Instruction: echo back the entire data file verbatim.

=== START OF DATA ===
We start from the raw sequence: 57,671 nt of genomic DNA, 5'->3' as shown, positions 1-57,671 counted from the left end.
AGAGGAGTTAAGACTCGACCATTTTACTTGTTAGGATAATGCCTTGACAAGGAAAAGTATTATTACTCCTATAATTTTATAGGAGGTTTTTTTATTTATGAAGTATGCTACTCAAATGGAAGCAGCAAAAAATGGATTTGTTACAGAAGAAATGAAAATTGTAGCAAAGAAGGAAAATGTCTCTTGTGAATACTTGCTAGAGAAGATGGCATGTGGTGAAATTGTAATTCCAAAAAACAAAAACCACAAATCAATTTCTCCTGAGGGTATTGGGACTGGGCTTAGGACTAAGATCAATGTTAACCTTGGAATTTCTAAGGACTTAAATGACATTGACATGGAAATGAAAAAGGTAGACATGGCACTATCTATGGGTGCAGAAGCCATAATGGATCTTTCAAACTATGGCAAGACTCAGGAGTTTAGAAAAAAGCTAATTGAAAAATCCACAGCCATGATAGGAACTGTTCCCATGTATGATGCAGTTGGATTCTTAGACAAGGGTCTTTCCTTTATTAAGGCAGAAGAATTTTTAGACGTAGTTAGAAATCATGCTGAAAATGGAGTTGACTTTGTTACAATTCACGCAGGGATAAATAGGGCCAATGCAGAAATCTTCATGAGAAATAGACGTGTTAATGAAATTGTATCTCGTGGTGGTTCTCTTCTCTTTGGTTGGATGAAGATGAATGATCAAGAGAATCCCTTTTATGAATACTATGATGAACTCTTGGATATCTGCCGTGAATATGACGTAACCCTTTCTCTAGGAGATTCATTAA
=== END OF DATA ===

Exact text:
We start from the raw sequence: 57,671 nt of genomic DNA, 5'->3' as shown, positions 1-57,671 counted from the left end.
AGAGGAGTTAAGACTCGACCATTTTACTTGTTAGGATAATGCCTTGACAAGGAAAAGTATTATTACTCCTATAATTTTATAGGAGGTTTTTTTATTTATGAAGTATGCTACTCAAATGGAAGCAGCAAAAAATGGATTTGTTACAGAAGAAATGAAAATTGTAGCAAAGAAGGAAAATGTCTCTTGTGAATACTTGCTAGAGAAGATGGCATGTGGTGAAATTGTAATTCCAAAAAACAAAAACCACAAATCAATTTCTCCTGAGGGTATTGGGACTGGGCTTAGGACTAAGATCAATGTTAACCTTGGAATTTCTAAGGACTTAAATGACATTGACATGGAAATGAAAAAGGTAGACATGGCACTATCTATGGGTGCAGAAGCCATAATGGATCTTTCAAACTATGGCAAGACTCAGGAGTTTAGAAAAAAGCTAATTGAAAAATCCACAGCCATGATAGGAACTGTTCCCATGTATGATGCAGTTGGATTCTTAGACAAGGGTCTTTCCTTTATTAAGGCAGAAGAATTTTTAGACGTAGTTAGAAATCATGCTGAAAATGGAGTTGACTTTGTTACAATTCACGCAGGGATAAATAGGGCCAATGCAGAAATCTTCATGAGAAATAGACGTGTTAATGAAATTGTATCTCGTGGTGGTTCTCTTCTCTTTGGTTGGATGAAGATGAATGATCAAGAGAATCCCTTTTATGAATACTATGATGAACTCTTGGATATCTGCCGTGAATATGACGTAACCCTTTCTCTAGGAGATTCATTAA